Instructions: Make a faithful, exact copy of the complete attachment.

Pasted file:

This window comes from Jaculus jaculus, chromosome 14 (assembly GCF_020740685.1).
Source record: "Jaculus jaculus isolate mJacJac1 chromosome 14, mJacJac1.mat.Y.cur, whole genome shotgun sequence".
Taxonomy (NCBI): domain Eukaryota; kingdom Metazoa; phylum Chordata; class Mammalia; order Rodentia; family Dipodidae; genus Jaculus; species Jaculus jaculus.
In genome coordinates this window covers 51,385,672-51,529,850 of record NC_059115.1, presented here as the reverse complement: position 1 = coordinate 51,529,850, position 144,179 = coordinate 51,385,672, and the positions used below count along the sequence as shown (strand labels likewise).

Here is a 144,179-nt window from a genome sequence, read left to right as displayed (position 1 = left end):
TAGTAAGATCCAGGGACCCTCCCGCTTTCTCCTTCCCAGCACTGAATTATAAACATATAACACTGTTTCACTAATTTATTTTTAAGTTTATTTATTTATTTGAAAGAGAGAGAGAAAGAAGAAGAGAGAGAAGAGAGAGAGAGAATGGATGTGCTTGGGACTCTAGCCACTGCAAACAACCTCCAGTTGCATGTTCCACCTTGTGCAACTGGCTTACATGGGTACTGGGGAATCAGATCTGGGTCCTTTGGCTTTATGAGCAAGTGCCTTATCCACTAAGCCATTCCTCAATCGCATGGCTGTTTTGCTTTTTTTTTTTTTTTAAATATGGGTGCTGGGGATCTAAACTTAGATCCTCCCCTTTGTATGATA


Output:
This window comes from Jaculus jaculus, chromosome 14 (assembly GCF_020740685.1).
Source record: "Jaculus jaculus isolate mJacJac1 chromosome 14, mJacJac1.mat.Y.cur, whole genome shotgun sequence".
Taxonomy (NCBI): domain Eukaryota; kingdom Metazoa; phylum Chordata; class Mammalia; order Rodentia; family Dipodidae; genus Jaculus; species Jaculus jaculus.
In genome coordinates this window covers 51,385,672-51,529,850 of record NC_059115.1, presented here as the reverse complement: position 1 = coordinate 51,529,850, position 144,179 = coordinate 51,385,672, and the positions used below count along the sequence as shown (strand labels likewise).

Here is a 144,179-nt window from a genome sequence, read left to right as displayed (position 1 = left end):
TAGTAAGATCCAGGGACCCTCCCGCTTTCTCCTTCCCAGCACTGAATTATAAACATATAACACTGTTTCACTAATTTATTTTTAAGTTTATTTATTTATTTGAAAGAGAGAGAGAAAGAAGAAGAGAGAGAAGAGAGAGAGAGAATGGATGTGCTTGGGACTCTAGCCACTGCAAACAACCTCCAGTTGCATGTTCCACCTTGTGCAACTGGCTTACATGGGTACTGGGGAATCAGATCTGGGTCCTTTGGCTTTATGAGCAAGTGCCTTATCCACTAAGCCATTCCTCAATCGCATGGCTGTTTTGCTTTTTTTTTTTTTTTAAATATGGGTGCTGGGGATCTAAACTTAGATCCTCCCCTTTGTATGATA